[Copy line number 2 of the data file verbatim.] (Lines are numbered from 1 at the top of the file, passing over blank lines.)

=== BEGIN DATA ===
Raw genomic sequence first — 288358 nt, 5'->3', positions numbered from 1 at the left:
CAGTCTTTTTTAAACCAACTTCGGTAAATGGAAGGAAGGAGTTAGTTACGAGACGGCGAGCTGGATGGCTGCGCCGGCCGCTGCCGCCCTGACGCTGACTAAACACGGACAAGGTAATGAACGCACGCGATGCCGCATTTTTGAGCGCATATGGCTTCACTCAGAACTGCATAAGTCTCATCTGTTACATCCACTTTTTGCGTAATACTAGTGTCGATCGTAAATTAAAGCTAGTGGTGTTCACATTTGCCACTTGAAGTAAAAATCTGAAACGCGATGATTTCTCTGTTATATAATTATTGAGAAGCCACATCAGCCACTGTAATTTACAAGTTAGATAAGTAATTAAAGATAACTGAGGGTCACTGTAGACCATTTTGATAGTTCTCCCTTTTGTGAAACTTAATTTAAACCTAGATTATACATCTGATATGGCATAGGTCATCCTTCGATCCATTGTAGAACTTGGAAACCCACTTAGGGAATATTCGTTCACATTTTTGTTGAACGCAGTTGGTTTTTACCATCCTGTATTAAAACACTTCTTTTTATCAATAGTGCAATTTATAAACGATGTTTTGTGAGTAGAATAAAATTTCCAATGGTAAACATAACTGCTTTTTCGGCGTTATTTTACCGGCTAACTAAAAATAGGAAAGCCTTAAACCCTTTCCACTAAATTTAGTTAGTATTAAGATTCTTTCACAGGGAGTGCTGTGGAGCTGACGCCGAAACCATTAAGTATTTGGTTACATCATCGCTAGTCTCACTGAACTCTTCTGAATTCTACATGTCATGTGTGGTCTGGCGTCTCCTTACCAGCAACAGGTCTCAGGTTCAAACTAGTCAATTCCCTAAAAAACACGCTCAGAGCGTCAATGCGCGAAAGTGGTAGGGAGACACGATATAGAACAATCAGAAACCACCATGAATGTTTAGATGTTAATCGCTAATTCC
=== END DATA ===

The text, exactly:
CAGTCTTTTTTAAACCAACTTCGGTAAATGGAAGGAAGGAGTTAGTTACGAGACGGCGAGCTGGATGGCTGCGCCGGCCGCTGCCGCCCTGACGCTGACTAAACACGGACAAGGTAATGAACGCACGCGATGCCGCATTTTTGAGCGCATATGGCTTCACTCAGAACTGCATAAGTCTCATCTGTTACATCCACTTTTTGCGTAATACTAGTGTCGATCGTAAATTAAAGCTAGTGGTGTTCACATTTGCCACTTGAAGTAAAAATCTGAAACGCGATGATTTCTCTGTTATATAATTATTGAGAAGCCACATCAGCCACTGTAATTTACAAGTTAGATAAGTAATTAAAGATAACTGAGGGTCACTGTAGACCATTTTGATAGTTCTCCCTTTTGTGAAACTTAATTTAAACCTAGATTATACATCTGATATGGCATAGGTCATCCTTCGATCCATTGTAGAACTTGGAAACCCACTTAGGGAATATTCGTTCACATTTTTGTTGAACGCAGTTGGTTTTTACCATCCTGTATTAAAACACTTCTTTTTATCAATAGTGCAATTTATAAACGATGTTTTGTGAGTAGAATAAAATTTCCAATGGTAAACATAACTGCTTTTTCGGCGTTATTTTACCGGCTAACTAAAAATAGGAAAGCCTTAAACCCTTTCCACTAAATTTAGTTAGTATTAAGATTCTTTCACAGGGAGTGCTGTGGAGCTGACGCCGAAACCATTAAGTATTTGGTTACATCATCGCTAGTCTCACTGAACTCTTCTGAATTCTACATGTCATGTGTGGTCTGGCGTCTCCTTACCAGCAACAGGTCTCAGGTTCAAACTAGTCAATTCCCTAAAAAACACGCTCAGAGCGTCAATGCGCGAAAGTGGTAGGGAGACACGATATAGAACAATCAGAAACCACCATGAATGTTTAGATGTTAATCGCTAATTCC